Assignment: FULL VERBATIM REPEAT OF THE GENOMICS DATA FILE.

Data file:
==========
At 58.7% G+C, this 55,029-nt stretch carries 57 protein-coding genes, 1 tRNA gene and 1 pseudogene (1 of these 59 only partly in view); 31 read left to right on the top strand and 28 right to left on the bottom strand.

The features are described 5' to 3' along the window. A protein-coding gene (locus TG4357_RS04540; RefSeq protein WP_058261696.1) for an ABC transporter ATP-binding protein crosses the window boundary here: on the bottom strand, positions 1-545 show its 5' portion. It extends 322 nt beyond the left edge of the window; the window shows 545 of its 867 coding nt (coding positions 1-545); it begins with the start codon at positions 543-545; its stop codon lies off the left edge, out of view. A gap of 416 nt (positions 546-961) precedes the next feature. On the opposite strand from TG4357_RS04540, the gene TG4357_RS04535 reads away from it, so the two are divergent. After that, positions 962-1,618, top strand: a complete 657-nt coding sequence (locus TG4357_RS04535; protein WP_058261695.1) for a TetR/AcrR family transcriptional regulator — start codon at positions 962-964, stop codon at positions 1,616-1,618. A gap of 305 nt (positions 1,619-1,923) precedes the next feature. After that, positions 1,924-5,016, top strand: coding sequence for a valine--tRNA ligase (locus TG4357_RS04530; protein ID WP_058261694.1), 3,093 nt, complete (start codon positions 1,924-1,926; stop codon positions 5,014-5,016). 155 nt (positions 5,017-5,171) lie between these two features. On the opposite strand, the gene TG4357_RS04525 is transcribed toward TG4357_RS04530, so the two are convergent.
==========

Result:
At 58.7% G+C, this 55,029-nt stretch carries 57 protein-coding genes, 1 tRNA gene and 1 pseudogene (1 of these 59 only partly in view); 31 read left to right on the top strand and 28 right to left on the bottom strand.

The features are described 5' to 3' along the window. A protein-coding gene (locus TG4357_RS04540; RefSeq protein WP_058261696.1) for an ABC transporter ATP-binding protein crosses the window boundary here: on the bottom strand, positions 1-545 show its 5' portion. It extends 322 nt beyond the left edge of the window; the window shows 545 of its 867 coding nt (coding positions 1-545); it begins with the start codon at positions 543-545; its stop codon lies off the left edge, out of view. A gap of 416 nt (positions 546-961) precedes the next feature. On the opposite strand from TG4357_RS04540, the gene TG4357_RS04535 reads away from it, so the two are divergent. After that, positions 962-1,618, top strand: a complete 657-nt coding sequence (locus TG4357_RS04535; protein WP_058261695.1) for a TetR/AcrR family transcriptional regulator — start codon at positions 962-964, stop codon at positions 1,616-1,618. A gap of 305 nt (positions 1,619-1,923) precedes the next feature. After that, positions 1,924-5,016, top strand: coding sequence for a valine--tRNA ligase (locus TG4357_RS04530; protein ID WP_058261694.1), 3,093 nt, complete (start codon positions 1,924-1,926; stop codon positions 5,014-5,016). 155 nt (positions 5,017-5,171) lie between these two features. On the opposite strand, the gene TG4357_RS04525 is transcribed toward TG4357_RS04530, so the two are convergent.